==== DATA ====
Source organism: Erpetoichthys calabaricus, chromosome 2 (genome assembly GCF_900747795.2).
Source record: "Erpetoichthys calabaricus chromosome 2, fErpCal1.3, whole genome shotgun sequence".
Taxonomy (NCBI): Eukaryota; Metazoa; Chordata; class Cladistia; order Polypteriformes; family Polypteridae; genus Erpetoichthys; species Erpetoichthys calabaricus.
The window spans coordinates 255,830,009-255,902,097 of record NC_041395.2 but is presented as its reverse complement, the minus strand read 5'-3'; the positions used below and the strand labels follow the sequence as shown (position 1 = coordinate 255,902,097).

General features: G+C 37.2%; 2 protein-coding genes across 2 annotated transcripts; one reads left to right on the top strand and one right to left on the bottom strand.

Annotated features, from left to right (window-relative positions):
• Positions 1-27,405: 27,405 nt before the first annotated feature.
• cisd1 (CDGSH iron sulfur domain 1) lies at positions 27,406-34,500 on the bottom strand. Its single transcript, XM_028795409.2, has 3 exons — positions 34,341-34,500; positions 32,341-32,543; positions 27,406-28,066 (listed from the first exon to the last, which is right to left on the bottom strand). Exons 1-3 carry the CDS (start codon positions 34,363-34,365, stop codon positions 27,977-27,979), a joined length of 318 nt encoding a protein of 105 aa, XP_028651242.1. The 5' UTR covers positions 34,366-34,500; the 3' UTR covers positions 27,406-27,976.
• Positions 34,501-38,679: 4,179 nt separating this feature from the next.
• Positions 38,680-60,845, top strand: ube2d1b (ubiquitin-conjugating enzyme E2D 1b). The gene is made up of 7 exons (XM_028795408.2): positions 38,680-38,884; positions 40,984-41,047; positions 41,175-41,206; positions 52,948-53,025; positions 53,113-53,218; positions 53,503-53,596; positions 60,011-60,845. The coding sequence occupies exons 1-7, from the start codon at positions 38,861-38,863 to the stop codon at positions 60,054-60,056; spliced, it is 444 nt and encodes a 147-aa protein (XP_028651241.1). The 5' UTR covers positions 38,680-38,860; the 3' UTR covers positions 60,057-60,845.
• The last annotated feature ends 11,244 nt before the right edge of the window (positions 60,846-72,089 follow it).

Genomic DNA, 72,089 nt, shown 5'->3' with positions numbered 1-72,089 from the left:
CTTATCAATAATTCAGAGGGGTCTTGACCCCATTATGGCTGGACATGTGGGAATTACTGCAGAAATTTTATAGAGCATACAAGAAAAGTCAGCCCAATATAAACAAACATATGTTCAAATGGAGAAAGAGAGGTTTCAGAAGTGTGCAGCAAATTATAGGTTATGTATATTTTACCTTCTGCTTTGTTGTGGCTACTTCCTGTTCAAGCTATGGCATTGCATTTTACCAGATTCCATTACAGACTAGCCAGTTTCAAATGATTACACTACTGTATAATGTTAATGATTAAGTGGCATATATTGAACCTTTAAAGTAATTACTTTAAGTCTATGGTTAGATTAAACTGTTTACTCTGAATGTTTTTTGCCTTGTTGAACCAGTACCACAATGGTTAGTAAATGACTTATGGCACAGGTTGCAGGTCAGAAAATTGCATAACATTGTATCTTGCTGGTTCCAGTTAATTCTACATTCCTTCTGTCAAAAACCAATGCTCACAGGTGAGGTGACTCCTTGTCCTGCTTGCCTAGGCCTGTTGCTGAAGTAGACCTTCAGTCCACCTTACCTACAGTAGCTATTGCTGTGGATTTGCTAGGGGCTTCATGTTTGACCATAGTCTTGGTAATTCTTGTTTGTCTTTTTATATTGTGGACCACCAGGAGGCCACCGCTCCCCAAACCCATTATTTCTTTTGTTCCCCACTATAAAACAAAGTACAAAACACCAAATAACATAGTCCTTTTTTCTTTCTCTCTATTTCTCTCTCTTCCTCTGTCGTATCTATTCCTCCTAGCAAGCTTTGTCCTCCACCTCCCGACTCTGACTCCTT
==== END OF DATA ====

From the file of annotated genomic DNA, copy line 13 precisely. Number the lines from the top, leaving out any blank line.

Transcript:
CTTATCAATAATTCAGAGGGGTCTTGACCCCATTATGGCTGGACATGTGGGAATTACTGCAGAAATTTTATAGAGCATACAAGAAAAGTCAGCCCAATATAAACAAACATATGTTCAAATGGAGAAAGAGAGGTTTCAGAAGTGTGCAGCAAATTATAGGTTATGTATATTTTACCTTCTGCTTTGTTGTGGCTACTTCCTGTTCAAGCTATGGCATTGCATTTTACCAGATTCCATTACAGACTAGCCAGTTTCAAATGATTACACTACTGTATAATGTTAATGATTAAGTGGCATATATTGAACCTTTAAAGTAATTACTTTAAGTCTATGGTTAGATTAAACTGTTTACTCTGAATGTTTTTTGCCTTGTTGAACCAGTACCACAATGGTTAGTAAATGACTTATGGCACAGGTTGCAGGTCAGAAAATTGCATAACATTGTATCTTGCTGGTTCCAGTTAATTCTACATTCCTTCTGTCAAAAACCAATGCTCACAGGTGAGGTGACTCCTTGTCCTGCTTGCCTAGGCCTGTTGCTGAAGTAGACCTTCAGTCCACCTTACCTACAGTAGCTATTGCTGTGGATTTGCTAGGGGCTTCATGTTTGACCATAGTCTTGGTAATTCTTGTTTGTCTTTTTATATTGTGGACCACCAGGAGGCCACCGCTCCCCAAACCCATTATTTCTTTTGTTCCCCACTATAAAACAAAGTACAAAACACCAAATAACATAGTCCTTTTTTCTTTCTCTCTATTTCTCTCTCTTCCTCTGTCGTATCTATTCCTCCTAGCAAGCTTTGTCCTCCACCTCCCGACTCTGACTCCTT